The State of the Canadian Debt Slaves, How They Compare to American Debt Slaves, and the Bank of Canada’s Response

The State of the Canadian Debt Slaves, How They Compare to American Debt Slaves, and the Bank of Canada’s Response

“The high household debt load is the most important risk facing the financial system”: Bank of Canada Governor Poloz, another central banker that bemoans the effects of this handiwork.

Canadian households, rated near the top of the most indebted in the world, accomplished something awe-inspiring: They got even more indebted and their leverage rose to a new record, according to data released today by Statistics Canada. The portion of their disposable income (total incomes from all sources minus taxes) that Canadian households spent on making principal and interest payments, including on mortgage debts and non-mortgage debts such as credit card balances, reached a new record of 14.96% in the third quarter,  This record beat the prior record of 2007, and this happened despite still ultra-low interest rates:

Mortgage debt was the driver behind this new record, as the portion of disposable income that Canadians spent to make interest and principal payments on their mortgages rose to 6.74%, the highest ever.

But these are aggregate numbers, and for some individual households, the burden is a lot higher. Based on data from the 2016 census, 67.8% of Canadian households own their home, and the ratio has been dropping. The remaining households rent, and they do not have a mortgage. And a portion of those who own a home do not have a mortgage either because they’d already paid it off. And another portion of homeowners only carries a relatively small amount of mortgage debt.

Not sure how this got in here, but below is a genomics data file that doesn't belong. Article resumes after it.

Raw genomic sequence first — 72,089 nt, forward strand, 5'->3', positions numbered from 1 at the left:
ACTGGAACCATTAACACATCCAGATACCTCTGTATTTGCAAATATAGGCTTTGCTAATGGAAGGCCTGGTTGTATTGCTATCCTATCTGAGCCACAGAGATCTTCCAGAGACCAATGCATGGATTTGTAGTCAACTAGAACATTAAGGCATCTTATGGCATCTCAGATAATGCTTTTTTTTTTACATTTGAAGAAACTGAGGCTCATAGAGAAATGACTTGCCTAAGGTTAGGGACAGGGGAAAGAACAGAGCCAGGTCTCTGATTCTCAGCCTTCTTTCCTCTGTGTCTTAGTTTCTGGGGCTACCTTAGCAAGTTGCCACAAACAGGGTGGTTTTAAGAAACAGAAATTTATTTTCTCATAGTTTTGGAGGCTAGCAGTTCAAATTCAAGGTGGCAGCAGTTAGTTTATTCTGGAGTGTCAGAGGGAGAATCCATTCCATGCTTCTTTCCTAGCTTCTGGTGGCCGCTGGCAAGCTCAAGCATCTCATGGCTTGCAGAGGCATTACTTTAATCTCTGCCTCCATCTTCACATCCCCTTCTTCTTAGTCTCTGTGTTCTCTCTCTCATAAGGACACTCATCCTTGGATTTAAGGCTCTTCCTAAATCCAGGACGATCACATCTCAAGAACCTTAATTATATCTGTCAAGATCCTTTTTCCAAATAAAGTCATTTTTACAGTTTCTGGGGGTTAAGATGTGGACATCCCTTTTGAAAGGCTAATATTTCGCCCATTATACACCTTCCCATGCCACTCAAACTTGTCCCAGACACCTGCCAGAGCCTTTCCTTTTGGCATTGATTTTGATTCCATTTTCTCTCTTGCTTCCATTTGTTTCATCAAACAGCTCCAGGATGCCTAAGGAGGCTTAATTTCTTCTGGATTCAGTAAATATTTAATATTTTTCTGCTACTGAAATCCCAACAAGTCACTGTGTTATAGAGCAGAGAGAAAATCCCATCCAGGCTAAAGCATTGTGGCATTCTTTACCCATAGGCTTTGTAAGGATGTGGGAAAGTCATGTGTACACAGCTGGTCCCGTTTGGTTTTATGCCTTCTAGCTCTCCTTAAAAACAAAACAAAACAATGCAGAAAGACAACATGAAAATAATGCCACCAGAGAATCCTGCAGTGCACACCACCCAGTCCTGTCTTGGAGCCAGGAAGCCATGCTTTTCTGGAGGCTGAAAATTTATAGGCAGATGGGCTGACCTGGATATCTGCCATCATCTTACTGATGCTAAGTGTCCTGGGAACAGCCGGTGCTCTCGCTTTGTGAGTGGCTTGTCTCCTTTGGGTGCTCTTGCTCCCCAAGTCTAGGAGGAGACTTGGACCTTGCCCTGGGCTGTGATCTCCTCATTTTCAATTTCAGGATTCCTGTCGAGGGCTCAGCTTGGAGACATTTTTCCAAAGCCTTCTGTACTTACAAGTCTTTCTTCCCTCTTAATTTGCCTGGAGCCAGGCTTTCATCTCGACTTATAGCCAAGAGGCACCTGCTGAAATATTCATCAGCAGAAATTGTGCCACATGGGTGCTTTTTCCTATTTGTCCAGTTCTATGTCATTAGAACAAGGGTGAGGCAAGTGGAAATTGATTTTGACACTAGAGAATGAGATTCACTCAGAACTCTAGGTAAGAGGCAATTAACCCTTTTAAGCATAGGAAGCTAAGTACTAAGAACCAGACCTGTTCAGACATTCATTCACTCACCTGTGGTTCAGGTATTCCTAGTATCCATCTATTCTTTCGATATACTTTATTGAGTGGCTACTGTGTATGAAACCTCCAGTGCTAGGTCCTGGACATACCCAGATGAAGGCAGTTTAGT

But among the remaining homeowners, particularly those who bought in recent years, the burden of their mortgage is heavy.

…click on the above link to read the rest of the article…

Is the Corporate-Debt Bubble Ripe Yet?

Is the Corporate-Debt Bubble Ripe Yet?

What does it mean when the Fed and other central banks jointly bemoan the effects of their own policies? Worried about not being able to keep all the plates spinning?

This is the transcript from my podcast last Sunday, THE WOLF STREET REPORT:

The Federal Reserve, the ECB, the individual central banks of Eurozone countries, such as the Bundesbank and the Bank of France, the central banks of negative-interest-rate countries outside the Eurozone, such as in Switzerland and Sweden, they’re all now lamenting, bemoaning, and begroaning one of the consequences of low and negative interest rates, the ballooning record-breaking pile of business debts.

This is ironic because these outfits that are now lamenting, bemoaning, and begroaning the pileup of business debts are the ones that manipulated interest rates down via their radical and experimental monetary policies, thereby triggering the pileup of business debts.

This debt pileup isn’t an unintended consequence of their policies. It was one of the purposes of their policies.

But central banks also know from history that this historically high level of business debts is a powder keg waiting to explode – company by company at first, and then as contagion spreads, all at once.

The Fed is a superb example. In its most recent “Financial Stability Report,” released in November, the Fed warns about the historic record-breaking pileup of business debts in the US, as a consequence of low interest rates, and it considers this business debt the biggest risk to financial stability in the US.